The next year, the Grizzlies made playoffs. Two years later, Memphis gave Golden State everything they could have asked for in the second round of the 2022 playoffs.

For the Cavs, they’re a couple of years behind, but they’re following a similar path. Age didn’t catch up to Cleveland as much as LeBron James leaving town did. But it was a similar fall to the one the Grizzlies had from playoffs every year to the lottery.

One draft brought Garland to town, while another saw Mobley join the fray. Last season was the step-forward year, followed by a loss in the Play-In Tournament. This year, the Cavaliers aren’t messing around in the postseason. They’ll go straight to the playoffs, and who knows where they’ll go from there.

Beyond that, the team building moments are eerily similar. Both teams drafted their point guards and mobile, defensive aces up front. Both teams added their centers via trades. Bane was a draft- day addition via trade, while Cleveland cashed in significant draft capital to get Mitchell. But those shoot-first wings in Brooks and LeVert are in town after similarly goofy situations. For LeVert it was the whole “Why didn’t Cleveland just take him in the original trade?” and Brooks is forever immortalized in the “Which Brooks?” fiasco.

It’s not perfect, but two small-market franchises have built rosters in similar fashion. And both seem built to last.

Swinging south, we have the New Orleans Pelicans and the Oklahoma City Thunder. It’s not quite as tight as the Cavs and Grizzlies comps, but there are some odd similarities and some weird mirroring of their growth paths too.

The Pelicans built the foundation of their team through a massive return from the Los Angeles Lakers for Anthony Davis. Brandon Ingram might be the last guy standing, but he’s a pretty good last guy standing. And the draft pick story is far from told with that deal either.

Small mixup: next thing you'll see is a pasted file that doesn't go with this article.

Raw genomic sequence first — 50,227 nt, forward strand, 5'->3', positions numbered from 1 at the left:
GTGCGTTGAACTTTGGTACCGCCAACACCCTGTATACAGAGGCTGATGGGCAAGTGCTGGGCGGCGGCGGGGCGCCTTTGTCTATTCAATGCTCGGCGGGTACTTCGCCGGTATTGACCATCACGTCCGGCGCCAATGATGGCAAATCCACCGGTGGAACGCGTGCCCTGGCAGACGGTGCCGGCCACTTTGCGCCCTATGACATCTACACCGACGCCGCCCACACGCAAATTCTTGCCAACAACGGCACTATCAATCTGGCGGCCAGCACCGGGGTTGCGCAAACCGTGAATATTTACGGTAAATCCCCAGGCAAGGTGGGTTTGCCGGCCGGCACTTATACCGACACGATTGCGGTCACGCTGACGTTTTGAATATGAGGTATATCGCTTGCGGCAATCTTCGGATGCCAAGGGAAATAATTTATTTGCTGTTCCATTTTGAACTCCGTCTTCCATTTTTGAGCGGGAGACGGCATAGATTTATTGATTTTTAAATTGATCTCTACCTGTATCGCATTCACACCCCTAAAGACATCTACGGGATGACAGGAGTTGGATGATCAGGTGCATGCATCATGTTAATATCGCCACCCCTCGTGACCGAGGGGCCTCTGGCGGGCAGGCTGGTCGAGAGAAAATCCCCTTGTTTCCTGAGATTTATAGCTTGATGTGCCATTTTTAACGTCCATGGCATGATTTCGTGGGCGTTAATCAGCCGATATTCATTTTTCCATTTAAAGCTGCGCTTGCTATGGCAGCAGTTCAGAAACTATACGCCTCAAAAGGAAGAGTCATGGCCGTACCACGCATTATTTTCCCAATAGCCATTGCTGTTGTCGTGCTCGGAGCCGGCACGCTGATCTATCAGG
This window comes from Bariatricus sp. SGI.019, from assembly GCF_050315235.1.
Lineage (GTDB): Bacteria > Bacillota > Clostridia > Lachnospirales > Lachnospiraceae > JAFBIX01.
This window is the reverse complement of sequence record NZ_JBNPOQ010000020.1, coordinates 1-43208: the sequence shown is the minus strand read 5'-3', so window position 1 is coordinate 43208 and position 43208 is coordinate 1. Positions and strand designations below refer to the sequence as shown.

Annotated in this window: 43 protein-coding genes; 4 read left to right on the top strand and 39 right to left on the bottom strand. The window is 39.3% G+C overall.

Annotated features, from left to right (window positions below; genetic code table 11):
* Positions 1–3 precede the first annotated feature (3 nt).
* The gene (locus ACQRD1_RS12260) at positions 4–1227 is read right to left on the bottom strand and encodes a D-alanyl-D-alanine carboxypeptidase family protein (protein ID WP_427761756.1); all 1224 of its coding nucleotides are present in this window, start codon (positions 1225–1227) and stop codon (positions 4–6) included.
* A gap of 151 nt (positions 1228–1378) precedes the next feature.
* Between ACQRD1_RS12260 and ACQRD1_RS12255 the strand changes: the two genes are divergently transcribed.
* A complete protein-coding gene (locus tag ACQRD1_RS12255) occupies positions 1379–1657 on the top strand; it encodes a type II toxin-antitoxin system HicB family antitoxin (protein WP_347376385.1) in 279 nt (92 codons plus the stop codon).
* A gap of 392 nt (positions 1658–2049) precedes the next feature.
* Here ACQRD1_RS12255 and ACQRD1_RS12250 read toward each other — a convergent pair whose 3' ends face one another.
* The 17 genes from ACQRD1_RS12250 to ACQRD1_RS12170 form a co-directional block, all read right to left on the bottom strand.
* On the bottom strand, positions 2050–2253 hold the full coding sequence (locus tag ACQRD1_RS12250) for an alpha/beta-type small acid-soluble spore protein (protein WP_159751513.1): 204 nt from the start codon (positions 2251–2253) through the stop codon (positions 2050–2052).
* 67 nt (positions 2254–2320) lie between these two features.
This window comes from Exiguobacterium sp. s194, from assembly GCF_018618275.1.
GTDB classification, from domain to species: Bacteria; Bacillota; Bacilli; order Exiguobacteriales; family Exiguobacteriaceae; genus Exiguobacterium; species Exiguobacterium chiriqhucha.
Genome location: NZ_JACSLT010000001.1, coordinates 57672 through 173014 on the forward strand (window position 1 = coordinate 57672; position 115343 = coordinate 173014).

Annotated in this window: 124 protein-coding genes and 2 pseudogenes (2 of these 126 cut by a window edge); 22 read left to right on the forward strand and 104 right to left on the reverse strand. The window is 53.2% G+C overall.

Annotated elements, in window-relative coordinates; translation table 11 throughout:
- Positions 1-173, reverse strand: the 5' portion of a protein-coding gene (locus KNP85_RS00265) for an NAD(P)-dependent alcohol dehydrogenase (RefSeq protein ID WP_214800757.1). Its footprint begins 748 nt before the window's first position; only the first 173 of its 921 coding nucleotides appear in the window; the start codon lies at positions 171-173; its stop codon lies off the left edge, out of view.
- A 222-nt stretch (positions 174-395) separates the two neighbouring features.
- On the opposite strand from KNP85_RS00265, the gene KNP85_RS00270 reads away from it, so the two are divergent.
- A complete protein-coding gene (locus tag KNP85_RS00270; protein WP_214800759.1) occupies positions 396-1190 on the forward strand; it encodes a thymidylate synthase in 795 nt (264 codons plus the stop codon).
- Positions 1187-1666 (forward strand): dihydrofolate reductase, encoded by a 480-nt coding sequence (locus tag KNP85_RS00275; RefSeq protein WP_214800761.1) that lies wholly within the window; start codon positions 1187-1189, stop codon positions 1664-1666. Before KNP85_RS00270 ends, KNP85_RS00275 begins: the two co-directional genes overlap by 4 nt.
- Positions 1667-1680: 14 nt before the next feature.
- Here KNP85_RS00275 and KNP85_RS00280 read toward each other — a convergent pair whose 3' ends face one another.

New Orleans then went on to draft a potential superstar big man in Zion Williamson. When he’s been able to play, Williamson has been special.

With the scorer and the big in place, the Pelicans went about rounding out their roster. They flipped Josh Hart in a deal to get C.J. McCollum. New Orleans also has used the draft to fill out their rotation with solid youngsters like Herb Jones, Trey Murphy III and Dyson Daniels. And they mined the undrafted market to initially get Jose Alvarado on a Two-Way contract. The now beloved Larry Nance Jr. came over in the McCollum trade, as much more than a throw-in, but not the key piece in the trade.

Oklahoma City started their process by trading away a star in Paul George to the other Los Angeles team, the LA Clippers. That haul returned Shai Gilgeous-Alexander and a boatload of draft picks. Much like the Davis trade for the Pelicans, the draft pick story is far from being written for the Thunder.

In a separate deal, they added Chris Paul. When it was clear OKC was moving in a different direction, they flipped Paul for a package that returned some veterans to rebalance the cap sheet. This was similar to Pelicans helping facilitate a sign-and-trade that sent Lonzo Ball to the Bulls.